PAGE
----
5) Lymphatic Drainage Flashcards Preview

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Flashcards in 5) Lymphatic Drainage Deck (29):
1

What does the lymphatic system consist of?

Lymph nodes
Lymphoid organs - spleen, thymus, tonsils
Drainage vessels
Lymph (fluid)

2

Where is the lymphatic system absent?

Eyeball, inner ear and cartilage

3

Describe the formation of lymph:

Tissue fluid forced out of capillary due to high hydrostatic pressure. Not all tissue fluid is reabsorbed and remaining fluid moving into lymph vessels is called lymph

4

What does lymph consist of?

Tissue fluid, small proteins, lipids, damaged cells, bacteria (+cancer cells)

5

How much lymphatic fluid is produced per day?

3-4L

6

What are the features of lymphatic flow?

Unidirectional, low pressure and no central pump

7

Describe lymphatic flow from capillaries to ducts:

Lymph capillaries -> lymph vessels (afferent) -> node -> efferent vessel (one) -> lymphatic trunks -> lymphatic ducts

8

What causes lymph flow to remain unidirectional?

Unidirectional drainage at capillary
Valves so no backflow
Passive constriction due to pulsation of artery or muscle contraction
Intrinsic constriction by SMCs

9

Where does the lymph system drain into?

Subclavian veins

10

Which duct drains more lymph?

Left (thoracic) duct

11

What is lymphoedema?

Abnormal collection of protein-rich fluid causing tissue swelling due to compromised lymphatic system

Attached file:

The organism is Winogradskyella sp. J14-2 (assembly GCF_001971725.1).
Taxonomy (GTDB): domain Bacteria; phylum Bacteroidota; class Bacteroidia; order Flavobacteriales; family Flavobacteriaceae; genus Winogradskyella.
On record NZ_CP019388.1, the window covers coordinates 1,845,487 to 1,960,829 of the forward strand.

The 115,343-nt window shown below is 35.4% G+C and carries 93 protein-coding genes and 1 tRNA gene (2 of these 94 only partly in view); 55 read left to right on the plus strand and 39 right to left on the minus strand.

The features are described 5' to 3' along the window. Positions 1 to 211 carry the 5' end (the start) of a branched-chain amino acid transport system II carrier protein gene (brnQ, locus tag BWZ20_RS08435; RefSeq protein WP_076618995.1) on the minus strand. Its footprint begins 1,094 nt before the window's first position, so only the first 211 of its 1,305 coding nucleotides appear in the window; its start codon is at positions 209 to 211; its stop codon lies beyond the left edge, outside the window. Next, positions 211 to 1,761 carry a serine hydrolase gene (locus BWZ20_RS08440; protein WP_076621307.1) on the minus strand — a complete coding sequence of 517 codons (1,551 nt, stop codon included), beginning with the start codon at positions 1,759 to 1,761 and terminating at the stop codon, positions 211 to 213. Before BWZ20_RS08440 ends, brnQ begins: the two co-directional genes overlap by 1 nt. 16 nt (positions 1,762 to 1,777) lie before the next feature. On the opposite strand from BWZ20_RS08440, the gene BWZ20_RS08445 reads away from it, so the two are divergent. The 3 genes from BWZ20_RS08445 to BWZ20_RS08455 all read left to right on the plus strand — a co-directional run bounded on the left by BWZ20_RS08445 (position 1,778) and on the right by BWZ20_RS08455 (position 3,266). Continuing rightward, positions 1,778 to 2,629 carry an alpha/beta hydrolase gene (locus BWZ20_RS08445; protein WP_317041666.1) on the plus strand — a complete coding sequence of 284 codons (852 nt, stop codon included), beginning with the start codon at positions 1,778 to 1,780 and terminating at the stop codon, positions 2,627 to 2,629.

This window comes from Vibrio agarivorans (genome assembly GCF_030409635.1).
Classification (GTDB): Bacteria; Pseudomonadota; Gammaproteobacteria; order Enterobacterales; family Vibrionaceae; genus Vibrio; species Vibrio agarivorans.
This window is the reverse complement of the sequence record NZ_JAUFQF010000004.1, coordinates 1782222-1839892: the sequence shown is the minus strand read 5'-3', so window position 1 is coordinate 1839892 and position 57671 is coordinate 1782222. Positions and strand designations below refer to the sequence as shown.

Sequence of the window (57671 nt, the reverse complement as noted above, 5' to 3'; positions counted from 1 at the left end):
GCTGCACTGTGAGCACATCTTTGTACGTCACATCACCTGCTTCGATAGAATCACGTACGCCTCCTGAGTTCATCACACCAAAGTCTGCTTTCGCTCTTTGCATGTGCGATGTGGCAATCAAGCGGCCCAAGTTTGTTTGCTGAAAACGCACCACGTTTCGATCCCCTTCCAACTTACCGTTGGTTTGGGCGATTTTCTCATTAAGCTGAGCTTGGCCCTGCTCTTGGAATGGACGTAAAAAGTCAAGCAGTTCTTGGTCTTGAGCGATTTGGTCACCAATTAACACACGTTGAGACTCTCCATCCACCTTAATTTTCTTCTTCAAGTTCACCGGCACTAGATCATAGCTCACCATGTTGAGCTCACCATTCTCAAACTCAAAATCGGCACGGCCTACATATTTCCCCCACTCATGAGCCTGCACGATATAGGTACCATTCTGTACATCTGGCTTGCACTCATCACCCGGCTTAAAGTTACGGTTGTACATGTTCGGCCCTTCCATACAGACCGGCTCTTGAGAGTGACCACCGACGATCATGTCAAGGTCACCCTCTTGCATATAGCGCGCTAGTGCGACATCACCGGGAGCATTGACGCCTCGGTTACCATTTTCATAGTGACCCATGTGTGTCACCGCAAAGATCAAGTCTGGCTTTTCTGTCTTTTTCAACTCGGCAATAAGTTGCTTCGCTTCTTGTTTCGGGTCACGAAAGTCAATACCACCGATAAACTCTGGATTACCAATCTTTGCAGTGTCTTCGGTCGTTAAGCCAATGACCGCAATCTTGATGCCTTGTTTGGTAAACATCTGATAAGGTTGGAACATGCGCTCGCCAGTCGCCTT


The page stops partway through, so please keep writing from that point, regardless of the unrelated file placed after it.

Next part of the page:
12

What are some causes of lymphoedema?

Removal/enlargement of LNs (after cancer treatment)
Infections
Damage to lymph system
Lack of limb movement
Congenital e.g. McIlroy's

13

Name a cause of pitting and non-pitting oedema:

Pitting - heart failure
Non-pitting - lymphoedema

14

What are lymph nodes?

Connective tissue structures with tough outer capsule and reticular CT inside

15

What are contained within lymph nodes?

Large collections of lymphocytes and macrophages

16

What is the clinical term used to describe swollen lymph nodes?

Lymphadenopathy

17

What causes swollen LNs?

Infection
Malignancy

18

How can lymph nodes be classified?

Regional - superficial, draining specific area
Terminal - deep

19

Where can lymph nodes be palpated?

Neck (cervical)
Armpit (axillary)
Diaphragm
Spleen
Abdominal
Pelvic
Groin

20

What are cervical regional and terminal lymph nodes separated by?

Investing layer of deep cervical fascia

21

Give examples of the superficial cervical lymph nodes:

Submental, submandibular, pre and post auricular, occipital, superficial cervical, anterior cervical and posterior cervical

22

What is Waldeyer's ring?

Annular collection of lymphatic tissues (nodules) surrounding superior pharynx
Pharyngeal tonsil, 2 palantine tonsils and 2 lingual tonsils

23

What are the names of the deep cervical lymph nodes?

Jugulo-digastric, jugulo-omohyoid and supra-clavicular

24

What does the jugulo-digastric LN drain?

Behind mandible and drains palatine tonsil and tongue
Swollen in tonsillitis

25

What does the jugulo-omohyoid LN drain?

Drains tongue, oral cavity, trachea, oesophagus and thyroid

26

What does the supra-clavicular LN drain?

Thoracic cavity and abdomen

27

What are important signs seen in supra-clavicular LNs?

Both on left:
Virchow's - abdomen and thorax malignancy
Trosier's sign - metastatic abdominal malignancy

28

What do swollen LNs caused by infection feel like?

Tender and mobile

29

What do swollen LNs caused by malignancy feel like?

Hard, matted and non-tender